Being a parent is about more than buying prenatal vitamins and diapers. It is about having the ability to support a person for the rest of your life. And when I decide to become a parent, I want to make sure that I am in a place where I am ready to do that. And I want to do it with a partner who is ready to respect our children, our family, and me. What Live Action doesn’t understand is that supporting someone through an abortion is a form of love as well. It’s a deep respect for all of life’s complexities. And I believe that most men, and fathers, understand that too.
Speaking of Father’s Day…
Many will recognize Strong Families from their previous Mama’s Day campaigns…this year, they’re also offering free e-cards for Papa’s Day as well! I love looking through these diverse images of families…they encourage us all to re-imagine gender roles in families, to re-think how we define the role of mother and father. The accompanying blog post series is full of thoughtful articles on the meaning of fatherhood in our culture. I particularly enjoyed this one by Dominic Cinnamon Bradley, who identifies as a “Black gender non-conforming, ‘crip and sick’ multidisciplinary artist from the Dirty South”. The piece is titled Four Chambers: Holding my Family of Destination.
It has been a patient labor both to release my dad and name and claim my own desire to parent—though my heart leaps to my throat to admit it. I look wistfully after expectant mothers and into the faces of tiny, blinking children and can imagine a fetus kick. I want to tell my doctors they can shove their pills for the next nine months. I want to relish the confusion as others’ eyes slide off my pregnant form and their ears catch on my pronoun. I want to birth attended by a midwife in my own home surrounded by my closest friends and chosen family. I want us to drum and dance and sing and eat and float my baby out of me on a raft of laughter. I want to cut my own cord, take a bite of my placenta, and shout to the world how tickled I am to occupy this new role. I gaze into my baby’s eyes and confer her carefully chosen name. I once told my friend that I am committed to healing my trauma, so I don’t pass it on to my child. More than anything, I want to live in alignment with that statement.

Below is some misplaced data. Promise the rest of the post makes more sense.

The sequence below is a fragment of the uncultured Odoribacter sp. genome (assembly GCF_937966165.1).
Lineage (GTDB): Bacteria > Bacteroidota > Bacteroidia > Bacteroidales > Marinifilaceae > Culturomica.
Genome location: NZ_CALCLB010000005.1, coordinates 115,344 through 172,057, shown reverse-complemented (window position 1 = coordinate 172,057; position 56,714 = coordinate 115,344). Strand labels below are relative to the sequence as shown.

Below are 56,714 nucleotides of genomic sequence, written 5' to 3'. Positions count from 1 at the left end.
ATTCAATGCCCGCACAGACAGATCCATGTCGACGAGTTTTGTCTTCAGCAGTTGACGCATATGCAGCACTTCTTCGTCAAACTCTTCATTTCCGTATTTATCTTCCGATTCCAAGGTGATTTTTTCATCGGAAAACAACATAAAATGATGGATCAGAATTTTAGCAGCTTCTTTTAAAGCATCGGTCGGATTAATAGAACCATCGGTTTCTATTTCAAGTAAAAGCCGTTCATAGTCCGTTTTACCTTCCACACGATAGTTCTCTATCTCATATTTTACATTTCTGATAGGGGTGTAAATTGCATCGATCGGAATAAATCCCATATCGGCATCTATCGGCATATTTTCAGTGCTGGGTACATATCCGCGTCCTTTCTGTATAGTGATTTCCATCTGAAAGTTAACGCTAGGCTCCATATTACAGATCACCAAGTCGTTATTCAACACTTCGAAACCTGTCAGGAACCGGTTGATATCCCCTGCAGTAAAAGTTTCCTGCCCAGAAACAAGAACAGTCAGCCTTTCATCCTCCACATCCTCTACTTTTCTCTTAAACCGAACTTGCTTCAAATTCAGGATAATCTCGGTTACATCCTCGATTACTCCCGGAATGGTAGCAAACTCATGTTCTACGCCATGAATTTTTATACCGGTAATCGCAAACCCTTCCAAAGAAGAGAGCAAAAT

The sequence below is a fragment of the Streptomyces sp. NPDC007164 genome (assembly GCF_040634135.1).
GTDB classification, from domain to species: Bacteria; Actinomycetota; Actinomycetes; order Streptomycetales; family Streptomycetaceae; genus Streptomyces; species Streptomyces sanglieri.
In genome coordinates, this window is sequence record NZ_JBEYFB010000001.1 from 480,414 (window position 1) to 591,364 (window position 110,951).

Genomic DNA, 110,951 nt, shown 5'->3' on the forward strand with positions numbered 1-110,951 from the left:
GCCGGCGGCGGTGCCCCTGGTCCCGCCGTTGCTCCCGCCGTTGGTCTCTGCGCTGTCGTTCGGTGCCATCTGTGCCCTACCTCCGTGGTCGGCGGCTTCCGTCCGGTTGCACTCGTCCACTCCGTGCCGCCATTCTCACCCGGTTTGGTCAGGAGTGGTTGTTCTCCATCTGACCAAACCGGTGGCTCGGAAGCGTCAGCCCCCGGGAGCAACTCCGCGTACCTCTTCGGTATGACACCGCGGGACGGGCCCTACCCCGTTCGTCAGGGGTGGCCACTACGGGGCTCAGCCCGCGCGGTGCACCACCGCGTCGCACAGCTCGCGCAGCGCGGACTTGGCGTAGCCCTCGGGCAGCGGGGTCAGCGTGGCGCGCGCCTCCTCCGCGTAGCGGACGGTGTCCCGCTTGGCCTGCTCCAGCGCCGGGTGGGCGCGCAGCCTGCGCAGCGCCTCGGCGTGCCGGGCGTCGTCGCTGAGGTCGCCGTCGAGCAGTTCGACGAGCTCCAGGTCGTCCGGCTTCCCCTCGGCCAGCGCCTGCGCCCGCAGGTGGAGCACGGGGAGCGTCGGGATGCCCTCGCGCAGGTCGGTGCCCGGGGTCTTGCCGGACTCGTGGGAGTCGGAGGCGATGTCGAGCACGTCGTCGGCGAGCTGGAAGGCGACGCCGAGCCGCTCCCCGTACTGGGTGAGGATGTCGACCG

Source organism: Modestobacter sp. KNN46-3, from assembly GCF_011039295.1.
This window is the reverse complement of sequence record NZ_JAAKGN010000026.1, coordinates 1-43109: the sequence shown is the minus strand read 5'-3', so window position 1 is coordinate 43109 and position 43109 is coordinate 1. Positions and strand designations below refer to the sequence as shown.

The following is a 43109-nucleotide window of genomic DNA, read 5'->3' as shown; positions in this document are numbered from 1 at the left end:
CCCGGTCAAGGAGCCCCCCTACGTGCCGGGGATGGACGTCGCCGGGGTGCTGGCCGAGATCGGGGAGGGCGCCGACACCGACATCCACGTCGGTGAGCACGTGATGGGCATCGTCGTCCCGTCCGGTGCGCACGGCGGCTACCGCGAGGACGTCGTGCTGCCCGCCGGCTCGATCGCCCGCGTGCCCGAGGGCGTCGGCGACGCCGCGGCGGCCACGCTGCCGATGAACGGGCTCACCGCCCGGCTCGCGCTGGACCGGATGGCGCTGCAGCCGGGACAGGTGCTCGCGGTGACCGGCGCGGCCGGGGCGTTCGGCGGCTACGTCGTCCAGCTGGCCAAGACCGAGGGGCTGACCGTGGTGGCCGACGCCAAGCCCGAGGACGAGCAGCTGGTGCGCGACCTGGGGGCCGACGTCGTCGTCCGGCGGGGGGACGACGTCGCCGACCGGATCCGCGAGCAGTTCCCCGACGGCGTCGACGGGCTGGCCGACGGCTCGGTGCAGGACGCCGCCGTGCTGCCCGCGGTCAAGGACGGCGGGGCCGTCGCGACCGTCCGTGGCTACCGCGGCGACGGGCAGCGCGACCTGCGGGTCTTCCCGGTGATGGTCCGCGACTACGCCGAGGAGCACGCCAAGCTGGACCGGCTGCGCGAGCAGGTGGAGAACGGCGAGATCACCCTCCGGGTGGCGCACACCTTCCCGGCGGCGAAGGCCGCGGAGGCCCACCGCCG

Finally, there’s this gem:
When he finished there was a moment of silence. I imagined Eleanor internalizing, at such a young age, this deeply important lesson about all that she, in her body (the very body that she has and not one that she thinks she should have), is capable of and at that moment I couldn’t remember the last time I was so moved.
It is both difficult and easy for me to imagine how people can move through life feeling shame and stigma about their bodies…difficult because I feel lucky that somehow I managed to avoid the worst of the messaging around what a girl is supposed to look like, bu easy because I’ve watched friends struggle with body image for years. Around pregnancy and birth, in particular, I see this struggle emerge–feeling ugly and “fat” even when carrying new life into the world.
This little piece about a father affirming his daughter’s inherent beauty and strength made me tear up a little. If only everyone, regardless of gender, had parents and community members affirming their beauty.